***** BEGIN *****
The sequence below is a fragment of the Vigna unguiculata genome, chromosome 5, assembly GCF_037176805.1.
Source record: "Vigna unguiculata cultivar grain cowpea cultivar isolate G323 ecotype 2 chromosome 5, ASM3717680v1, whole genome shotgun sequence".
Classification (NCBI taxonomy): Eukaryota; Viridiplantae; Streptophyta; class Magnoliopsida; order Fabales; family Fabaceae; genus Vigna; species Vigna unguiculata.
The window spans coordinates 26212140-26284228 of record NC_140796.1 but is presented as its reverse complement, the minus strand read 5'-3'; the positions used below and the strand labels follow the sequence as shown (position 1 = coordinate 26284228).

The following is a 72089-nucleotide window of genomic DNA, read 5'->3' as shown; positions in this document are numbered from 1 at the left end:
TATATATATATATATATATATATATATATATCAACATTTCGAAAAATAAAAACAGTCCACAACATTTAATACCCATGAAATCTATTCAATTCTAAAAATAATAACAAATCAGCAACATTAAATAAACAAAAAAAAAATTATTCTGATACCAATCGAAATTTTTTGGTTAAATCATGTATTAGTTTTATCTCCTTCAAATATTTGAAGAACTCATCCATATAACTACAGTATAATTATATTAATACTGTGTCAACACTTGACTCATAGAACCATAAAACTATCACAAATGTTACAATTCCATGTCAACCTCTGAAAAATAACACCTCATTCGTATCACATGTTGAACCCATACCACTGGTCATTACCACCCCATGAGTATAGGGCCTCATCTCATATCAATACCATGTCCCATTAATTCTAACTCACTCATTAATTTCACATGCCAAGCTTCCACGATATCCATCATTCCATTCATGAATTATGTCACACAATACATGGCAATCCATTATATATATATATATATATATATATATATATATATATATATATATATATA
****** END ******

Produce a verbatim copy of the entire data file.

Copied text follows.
The sequence below is a fragment of the Vigna unguiculata genome, chromosome 5, assembly GCF_037176805.1.
Source record: "Vigna unguiculata cultivar grain cowpea cultivar isolate G323 ecotype 2 chromosome 5, ASM3717680v1, whole genome shotgun sequence".
Classification (NCBI taxonomy): Eukaryota; Viridiplantae; Streptophyta; class Magnoliopsida; order Fabales; family Fabaceae; genus Vigna; species Vigna unguiculata.
The window spans coordinates 26212140-26284228 of record NC_140796.1 but is presented as its reverse complement, the minus strand read 5'-3'; the positions used below and the strand labels follow the sequence as shown (position 1 = coordinate 26284228).

The following is a 72089-nucleotide window of genomic DNA, read 5'->3' as shown; positions in this document are numbered from 1 at the left end:
TATATATATATATATATATATATATATATATCAACATTTCGAAAAATAAAAACAGTCCACAACATTTAATACCCATGAAATCTATTCAATTCTAAAAATAATAACAAATCAGCAACATTAAATAAACAAAAAAAAAATTATTCTGATACCAATCGAAATTTTTTGGTTAAATCATGTATTAGTTTTATCTCCTTCAAATATTTGAAGAACTCATCCATATAACTACAGTATAATTATATTAATACTGTGTCAACACTTGACTCATAGAACCATAAAACTATCACAAATGTTACAATTCCATGTCAACCTCTGAAAAATAACACCTCATTCGTATCACATGTTGAACCCATACCACTGGTCATTACCACCCCATGAGTATAGGGCCTCATCTCATATCAATACCATGTCCCATTAATTCTAACTCACTCATTAATTTCACATGCCAAGCTTCCACGATATCCATCATTCCATTCATGAATTATGTCACACAATACATGGCAATCCATTATATATATATATATATATATATATATATATATATATATATATATATATA